First commissioned a century ago, the Toledo, Ohio, refinery has long supplied gasoline and other products that fuel the region’s economy and communities.

But last month, local officials gave the Environmental Protection Agency the stark warning that those benefits could unravel due to a proposal to increase the amount of biofuel in the nation’s fuel supply.   

At EPA’s July 31 hearing, Toledo officials underscored the real-world consequences that could be echoed by many other refinery and manufacturing communities across the nation of setting federal Renewable Fuel Standard (RFS) biofuel requirements at levels higher than can be realistically achieved.  

They discussed the vital products and contributions of the Toledo Refining Company, which directly employs 550 high-paying, skilled jobs; contributes $5.1 billion annually to the Toledo region’s economy; and provides up to 20 percent of the fuel supply of Ohio and Southeast Michigan – including Detroit. 

Brandon Sehlhorst, Toledo’s commissioner of economic and business development, warned EPA that unreasonably high ethanol volumes, such as the ones the agency is proposing for 2020, could threaten refining jobs. Were unachievable biofuel mandates to result in refiners going bankrupt, as happened in Pennsylvania last year, it “would have a detrimental impact on the Toledo region, resulting in thousands of direct and indirect job losses, a decrease in tax base and a loss of a valued civic partner,” Sehlhorst said. 

Toledo Refining Company manager Scott Hayes at the hearing added that EPA’s “overly aggressive” proposal is a de facto foreign biofuels mandate because it would require more biodiesel than domestic producers can economically ship to meet demand on U.S. coasts, resulting in imports. He also noted that the proposal would mandate more ethanol than can be physically blended into the fuel supply.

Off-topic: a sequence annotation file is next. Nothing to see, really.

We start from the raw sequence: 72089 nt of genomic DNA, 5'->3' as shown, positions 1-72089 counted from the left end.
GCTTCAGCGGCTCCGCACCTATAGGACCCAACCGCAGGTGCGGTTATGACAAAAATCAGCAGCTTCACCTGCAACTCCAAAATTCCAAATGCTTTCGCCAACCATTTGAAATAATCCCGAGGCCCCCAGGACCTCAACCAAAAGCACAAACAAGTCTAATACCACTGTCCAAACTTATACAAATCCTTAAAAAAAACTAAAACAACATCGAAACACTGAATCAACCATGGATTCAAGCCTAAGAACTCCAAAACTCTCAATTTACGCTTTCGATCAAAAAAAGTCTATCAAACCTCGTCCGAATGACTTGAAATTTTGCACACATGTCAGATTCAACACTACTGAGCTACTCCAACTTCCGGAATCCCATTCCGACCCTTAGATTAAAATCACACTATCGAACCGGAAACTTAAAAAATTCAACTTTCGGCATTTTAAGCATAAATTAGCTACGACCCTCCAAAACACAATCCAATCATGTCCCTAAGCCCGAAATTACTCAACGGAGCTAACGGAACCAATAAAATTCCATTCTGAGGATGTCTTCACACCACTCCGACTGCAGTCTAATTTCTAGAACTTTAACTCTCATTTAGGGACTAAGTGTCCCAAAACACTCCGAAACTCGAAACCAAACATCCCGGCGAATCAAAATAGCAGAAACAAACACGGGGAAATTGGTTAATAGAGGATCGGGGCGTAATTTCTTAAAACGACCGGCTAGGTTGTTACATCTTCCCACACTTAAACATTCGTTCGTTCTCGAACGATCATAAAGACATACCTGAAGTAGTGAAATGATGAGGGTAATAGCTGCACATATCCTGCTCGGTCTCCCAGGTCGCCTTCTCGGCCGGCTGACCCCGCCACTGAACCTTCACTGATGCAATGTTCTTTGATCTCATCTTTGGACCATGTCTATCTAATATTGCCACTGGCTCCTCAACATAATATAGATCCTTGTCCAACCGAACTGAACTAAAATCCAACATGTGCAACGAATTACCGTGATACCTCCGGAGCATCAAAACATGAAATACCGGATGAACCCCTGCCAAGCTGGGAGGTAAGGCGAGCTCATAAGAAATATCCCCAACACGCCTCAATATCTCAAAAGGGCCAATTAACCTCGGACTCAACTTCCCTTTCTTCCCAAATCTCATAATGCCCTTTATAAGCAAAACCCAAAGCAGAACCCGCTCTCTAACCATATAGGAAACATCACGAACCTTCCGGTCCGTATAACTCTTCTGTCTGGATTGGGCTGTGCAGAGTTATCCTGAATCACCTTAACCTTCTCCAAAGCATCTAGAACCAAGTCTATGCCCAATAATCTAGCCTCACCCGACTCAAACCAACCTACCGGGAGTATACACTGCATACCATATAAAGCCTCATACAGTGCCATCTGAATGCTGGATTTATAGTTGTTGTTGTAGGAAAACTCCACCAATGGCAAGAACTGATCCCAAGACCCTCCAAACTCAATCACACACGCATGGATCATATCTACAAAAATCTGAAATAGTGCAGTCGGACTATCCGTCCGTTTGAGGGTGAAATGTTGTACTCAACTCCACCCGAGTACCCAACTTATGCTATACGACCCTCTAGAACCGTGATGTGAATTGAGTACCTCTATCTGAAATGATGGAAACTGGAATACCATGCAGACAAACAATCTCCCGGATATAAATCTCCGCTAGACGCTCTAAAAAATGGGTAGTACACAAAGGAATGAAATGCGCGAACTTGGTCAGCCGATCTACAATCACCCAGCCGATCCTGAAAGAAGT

Others representing local electrical and independent refinery workers, gas station owners and small retailers further warned of skyrocketing compliance costs resulting from EPA’s proposal.

Dominic Chamberlain, representing the local International Brotherhood of Electrical Workers union, said those costs “will threaten our very good paying jobs,” for workers averaging about $80,000 annually and who “help strengthen Northwest Ohio’s economy.”

Dean Monske, who heads an economic development organization serving 17 counties in Northwest Ohio, said compliance costs “could harm our regional economy and hamper the momentum towards the growing energy industry” that has generated more than $3.6 billion in investment for Northwest Ohio just in the last three years. 

The message from these officials couldn’t have been clearer: RFS volumes that impose too much biofuel could bankrupt our refineries and eliminate the many jobs and other benefits that come with them.